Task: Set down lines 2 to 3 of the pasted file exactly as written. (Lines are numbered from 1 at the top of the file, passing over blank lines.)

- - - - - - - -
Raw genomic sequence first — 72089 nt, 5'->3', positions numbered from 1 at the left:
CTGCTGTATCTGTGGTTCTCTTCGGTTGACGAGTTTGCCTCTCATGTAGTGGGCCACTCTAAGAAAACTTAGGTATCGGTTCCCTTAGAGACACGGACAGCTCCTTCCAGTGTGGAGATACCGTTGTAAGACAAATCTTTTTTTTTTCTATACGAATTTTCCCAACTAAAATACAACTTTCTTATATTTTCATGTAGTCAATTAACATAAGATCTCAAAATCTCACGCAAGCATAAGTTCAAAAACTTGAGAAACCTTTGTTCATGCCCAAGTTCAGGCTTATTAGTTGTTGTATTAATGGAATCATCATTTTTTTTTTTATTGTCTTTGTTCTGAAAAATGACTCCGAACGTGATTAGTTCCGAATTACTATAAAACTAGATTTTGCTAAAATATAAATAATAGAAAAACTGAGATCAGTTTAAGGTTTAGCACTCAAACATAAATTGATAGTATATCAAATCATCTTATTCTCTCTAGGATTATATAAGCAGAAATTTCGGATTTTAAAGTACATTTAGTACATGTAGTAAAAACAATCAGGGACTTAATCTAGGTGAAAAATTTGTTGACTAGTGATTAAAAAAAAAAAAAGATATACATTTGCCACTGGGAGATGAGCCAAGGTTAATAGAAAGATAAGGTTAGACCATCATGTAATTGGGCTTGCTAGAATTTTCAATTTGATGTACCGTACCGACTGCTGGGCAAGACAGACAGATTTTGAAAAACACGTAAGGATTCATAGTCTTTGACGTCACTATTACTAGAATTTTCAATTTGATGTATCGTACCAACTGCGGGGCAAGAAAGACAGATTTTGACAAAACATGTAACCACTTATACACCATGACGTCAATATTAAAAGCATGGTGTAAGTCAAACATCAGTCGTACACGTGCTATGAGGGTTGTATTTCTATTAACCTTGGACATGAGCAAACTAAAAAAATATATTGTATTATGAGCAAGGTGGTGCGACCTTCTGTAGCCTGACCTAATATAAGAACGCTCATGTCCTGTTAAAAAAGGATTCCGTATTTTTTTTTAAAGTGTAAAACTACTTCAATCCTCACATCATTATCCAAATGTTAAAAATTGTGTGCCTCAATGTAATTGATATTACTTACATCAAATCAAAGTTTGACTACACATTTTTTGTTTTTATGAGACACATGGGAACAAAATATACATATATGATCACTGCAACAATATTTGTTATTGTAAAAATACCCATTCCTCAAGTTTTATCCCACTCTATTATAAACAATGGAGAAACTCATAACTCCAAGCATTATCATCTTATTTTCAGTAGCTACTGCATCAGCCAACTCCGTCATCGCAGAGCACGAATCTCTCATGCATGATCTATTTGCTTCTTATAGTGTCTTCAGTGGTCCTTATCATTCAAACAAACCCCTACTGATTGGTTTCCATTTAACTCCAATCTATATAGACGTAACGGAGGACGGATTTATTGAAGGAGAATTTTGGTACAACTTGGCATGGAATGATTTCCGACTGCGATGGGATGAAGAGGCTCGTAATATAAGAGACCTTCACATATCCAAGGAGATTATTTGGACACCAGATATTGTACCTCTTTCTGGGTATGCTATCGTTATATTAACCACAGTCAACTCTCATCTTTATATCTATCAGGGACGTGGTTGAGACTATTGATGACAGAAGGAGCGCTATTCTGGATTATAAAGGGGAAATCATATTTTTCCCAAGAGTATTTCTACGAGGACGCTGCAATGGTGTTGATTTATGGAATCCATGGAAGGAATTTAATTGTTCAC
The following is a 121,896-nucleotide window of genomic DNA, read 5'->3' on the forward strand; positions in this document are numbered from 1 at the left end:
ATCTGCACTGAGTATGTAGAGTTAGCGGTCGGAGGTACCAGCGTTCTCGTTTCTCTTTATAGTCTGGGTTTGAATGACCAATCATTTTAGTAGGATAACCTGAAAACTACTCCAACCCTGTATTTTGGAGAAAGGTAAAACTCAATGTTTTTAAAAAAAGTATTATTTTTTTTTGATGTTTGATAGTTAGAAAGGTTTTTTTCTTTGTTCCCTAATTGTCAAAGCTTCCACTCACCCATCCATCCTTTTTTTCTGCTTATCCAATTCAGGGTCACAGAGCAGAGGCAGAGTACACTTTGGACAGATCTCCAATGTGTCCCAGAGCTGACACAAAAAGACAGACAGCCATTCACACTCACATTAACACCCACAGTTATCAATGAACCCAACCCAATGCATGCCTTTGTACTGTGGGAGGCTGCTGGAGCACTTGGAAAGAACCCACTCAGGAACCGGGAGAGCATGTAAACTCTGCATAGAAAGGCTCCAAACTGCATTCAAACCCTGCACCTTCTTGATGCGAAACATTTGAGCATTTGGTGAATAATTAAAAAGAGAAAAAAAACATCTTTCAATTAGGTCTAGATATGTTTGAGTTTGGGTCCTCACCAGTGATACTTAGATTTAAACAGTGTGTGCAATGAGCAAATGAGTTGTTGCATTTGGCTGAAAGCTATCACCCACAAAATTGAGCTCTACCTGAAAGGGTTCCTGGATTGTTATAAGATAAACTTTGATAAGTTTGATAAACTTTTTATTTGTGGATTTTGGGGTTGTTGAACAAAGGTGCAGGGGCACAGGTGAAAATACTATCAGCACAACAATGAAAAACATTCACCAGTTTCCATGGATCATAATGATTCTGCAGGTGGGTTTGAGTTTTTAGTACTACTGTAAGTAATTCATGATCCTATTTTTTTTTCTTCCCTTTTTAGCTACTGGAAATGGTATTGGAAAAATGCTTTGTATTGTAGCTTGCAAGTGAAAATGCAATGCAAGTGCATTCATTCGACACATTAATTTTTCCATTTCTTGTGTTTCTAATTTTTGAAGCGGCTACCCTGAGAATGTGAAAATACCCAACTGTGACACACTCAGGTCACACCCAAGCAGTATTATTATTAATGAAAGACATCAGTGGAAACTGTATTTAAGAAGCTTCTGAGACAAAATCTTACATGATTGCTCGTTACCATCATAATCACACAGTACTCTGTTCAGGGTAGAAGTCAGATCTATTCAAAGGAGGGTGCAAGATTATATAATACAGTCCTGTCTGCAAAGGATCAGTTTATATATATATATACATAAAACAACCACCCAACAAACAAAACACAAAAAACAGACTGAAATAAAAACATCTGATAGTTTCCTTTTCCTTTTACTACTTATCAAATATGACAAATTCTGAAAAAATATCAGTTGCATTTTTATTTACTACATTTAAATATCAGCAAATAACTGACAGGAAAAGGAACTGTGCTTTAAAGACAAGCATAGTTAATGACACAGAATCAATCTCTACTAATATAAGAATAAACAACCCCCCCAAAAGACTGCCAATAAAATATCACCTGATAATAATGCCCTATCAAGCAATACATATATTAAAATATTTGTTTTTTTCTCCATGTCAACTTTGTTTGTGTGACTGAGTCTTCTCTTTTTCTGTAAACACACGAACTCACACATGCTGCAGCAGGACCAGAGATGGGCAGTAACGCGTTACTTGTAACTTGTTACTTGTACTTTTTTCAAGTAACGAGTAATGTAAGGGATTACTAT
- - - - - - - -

CTGCTGTATCTGTGGTTCTCTTCGGTTGACGAGTTTGCCTCTCATGTAGTGGGCCACTCTAAGAAAACTTAGGTATCGGTTCCCTTAGAGACACGGACAGCTCCTTCCAGTGTGGAGATACCGTTGTAAGACAAATCTTTTTTTTTTCTATACGAATTTTCCCAACTAAAATACAACTTTCTTATATTTTCATGTAGTCAATTAACATAAGATCTCAAAATCTCACGCAAGCATAAGTTCAAAAACTTGAGAAACCTTTGTTCATGCCCAAGTTCAGGCTTATTAGTTGTTGTATTAATGGAATCATCATTTTTTTTTTTATTGTCTTTGTTCTGAAAAATGACTCCGAACGTGATTAGTTCCGAATTACTATAAAACTAGATTTTGCTAAAATATAAATAATAGAAAAACTGAGATCAGTTTAAGGTTTAGCACTCAAACATAAATTGATAGTATATCAAATCATCTTATTCTCTCTAGGATTATATAAGCAGAAATTTCGGATTTTAAAGTACATTTAGTACATGTAGTAAAAACAATCAGGGACTTAATCTAGGTGAAAAATTTGTTGACTAGTGATTAAAAAAAAAAAAAGATATACATTTGCCACTGGGAGATGAGCCAAGGTTAATAGAAAGATAAGGTTAGACCATCATGTAATTGGGCTTGCTAGAATTTTCAATTTGATGTACCGTACCGACTGCTGGGCAAGACAGACAGATTTTGAAAAACACGTAAGGATTCATAGTCTTTGACGTCACTATTACTAGAATTTTCAATTTGATGTATCGTACCAACTGCGGGGCAAGAAAGACAGATTTTGACAAAACATGTAACCACTTATACACCATGACGTCAATATTAAAAGCATGGTGTAAGTCAAACATCAGTCGTACACGTGCTATGAGGGTTGTATTTCTATTAACCTTGGACATGAGCAAACTAAAAAAATATATTGTATTATGAGCAAGGTGGTGCGACCTTCTGTAGCCTGACCTAATATAAGAACGCTCATGTCCTGTTAAAAAAGGATTCCGTATTTTTTTTTAAAGTGTAAAACTACTTCAATCCTCACATCATTATCCAAATGTTAAAAATTGTGTGCCTCAATGTAATTGATATTACTTACATCAAATCAAAGTTTGACTACACATTTTTTGTTTTTATGAGACACATGGGAACAAAATATACATATATGATCACTGCAACAATATTTGTTATTGTAAAAATACCCATTCCTCAAGTTTTATCCCACTCTATTATAAACAATGGAGAAACTCATAACTCCAAGCATTATCATCTTATTTTCAGTAGCTACTGCATCAGCCAACTCCGTCATCGCAGAGCACGAATCTCTCATGCATGATCTATTTGCTTCTTATAGTGTCTTCAGTGGTCCTTATCATTCAAACAAACCCCTACTGATTGGTTTCCATTTAACTCCAATCTATATAGACGTAACGGAGGACGGATTTATTGAAGGAGAATTTTGGTACAACTTGGCATGGAATGATTTCCGACTGCGATGGGATGAAGAGGCTCGTAATATAAGAGACCTTCACATATCCAAGGAGATTATTTGGACACCAGATATTGTACCTCTTTCTGGGTATGCTATCGTTATATTAACCACAGTCAACTCTCATCTTTATATCTATCAGGGACGTGGTTGAGACTATTGATGACAGAAGGAGCGCTATTCTGGATTATAAAGGGGAAATCATATTTTTCCCAAGAGTATTTCTACGAGGACGCTGCAATGGTGTTGATTTATGGAATCCATGGAAGGAATTTAATTGTTCAC
The following is a 121,896-nucleotide window of genomic DNA, read 5'->3' on the forward strand; positions in this document are numbered from 1 at the left end: